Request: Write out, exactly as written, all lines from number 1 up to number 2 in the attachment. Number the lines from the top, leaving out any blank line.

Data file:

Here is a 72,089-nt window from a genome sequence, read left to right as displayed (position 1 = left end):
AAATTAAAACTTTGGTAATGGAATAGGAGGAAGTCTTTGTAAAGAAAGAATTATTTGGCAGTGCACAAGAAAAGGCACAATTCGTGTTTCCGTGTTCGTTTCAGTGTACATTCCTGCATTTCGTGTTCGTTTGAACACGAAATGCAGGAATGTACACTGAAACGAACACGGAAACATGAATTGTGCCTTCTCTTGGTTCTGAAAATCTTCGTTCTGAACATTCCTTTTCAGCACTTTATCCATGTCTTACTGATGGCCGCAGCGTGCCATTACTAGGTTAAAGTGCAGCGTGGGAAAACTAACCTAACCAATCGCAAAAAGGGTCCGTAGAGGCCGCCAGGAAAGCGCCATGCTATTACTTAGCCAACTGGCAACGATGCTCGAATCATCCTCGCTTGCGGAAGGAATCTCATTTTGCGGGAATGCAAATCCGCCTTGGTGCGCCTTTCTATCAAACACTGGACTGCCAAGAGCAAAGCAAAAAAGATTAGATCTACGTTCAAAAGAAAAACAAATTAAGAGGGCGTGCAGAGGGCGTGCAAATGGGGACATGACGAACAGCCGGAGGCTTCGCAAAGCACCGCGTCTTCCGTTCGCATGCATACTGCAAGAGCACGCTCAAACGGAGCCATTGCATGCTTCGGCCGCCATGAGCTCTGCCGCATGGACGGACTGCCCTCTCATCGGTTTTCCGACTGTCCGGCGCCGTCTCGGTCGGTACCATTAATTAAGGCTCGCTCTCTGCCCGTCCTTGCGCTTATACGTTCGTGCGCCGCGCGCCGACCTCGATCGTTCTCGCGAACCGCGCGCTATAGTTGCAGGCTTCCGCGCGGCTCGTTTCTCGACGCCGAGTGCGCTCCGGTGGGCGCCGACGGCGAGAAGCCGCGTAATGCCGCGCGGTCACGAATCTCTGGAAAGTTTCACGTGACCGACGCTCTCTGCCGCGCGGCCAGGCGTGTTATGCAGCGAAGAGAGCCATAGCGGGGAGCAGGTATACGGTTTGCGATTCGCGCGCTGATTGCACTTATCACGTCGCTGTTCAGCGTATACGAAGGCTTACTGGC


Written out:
Here is a 72,089-nt window from a genome sequence, read left to right as displayed (position 1 = left end):
AAATTAAAACTTTGGTAATGGAATAGGAGGAAGTCTTTGTAAAGAAAGAATTATTTGGCAGTGCACAAGAAAAGGCACAATTCGTGTTTCCGTGTTCGTTTCAGTGTACATTCCTGCATTTCGTGTTCGTTTGAACACGAAATGCAGGAATGTACACTGAAACGAACACGGAAACATGAATTGTGCCTTCTCTTGGTTCTGAAAATCTTCGTTCTGAACATTCCTTTTCAGCACTTTATCCATGTCTTACTGATGGCCGCAGCGTGCCATTACTAGGTTAAAGTGCAGCGTGGGAAAACTAACCTAACCAATCGCAAAAAGGGTCCGTAGAGGCCGCCAGGAAAGCGCCATGCTATTACTTAGCCAACTGGCAACGATGCTCGAATCATCCTCGCTTGCGGAAGGAATCTCATTTTGCGGGAATGCAAATCCGCCTTGGTGCGCCTTTCTATCAAACACTGGACTGCCAAGAGCAAAGCAAAAAAGATTAGATCTACGTTCAAAAGAAAAACAAATTAAGAGGGCGTGCAGAGGGCGTGCAAATGGGGACATGACGAACAGCCGGAGGCTTCGCAAAGCACCGCGTCTTCCGTTCGCATGCATACTGCAAGAGCACGCTCAAACGGAGCCATTGCATGCTTCGGCCGCCATGAGCTCTGCCGCATGGACGGACTGCCCTCTCATCGGTTTTCCGACTGTCCGGCGCCGTCTCGGTCGGTACCATTAATTAAGGCTCGCTCTCTGCCCGTCCTTGCGCTTATACGTTCGTGCGCCGCGCGCCGACCTCGATCGTTCTCGCGAACCGCGCGCTATAGTTGCAGGCTTCCGCGCGGCTCGTTTCTCGACGCCGAGTGCGCTCCGGTGGGCGCCGACGGCGAGAAGCCGCGTAATGCCGCGCGGTCACGAATCTCTGGAAAGTTTCACGTGACCGACGCTCTCTGCCGCGCGGCCAGGCGTGTTATGCAGCGAAGAGAGCCATAGCGGGGAGCAGGTATACGGTTTGCGATTCGCGCGCTGATTGCACTTATCACGTCGCTGTTCAGCGTATACGAAGGCTTACTGGC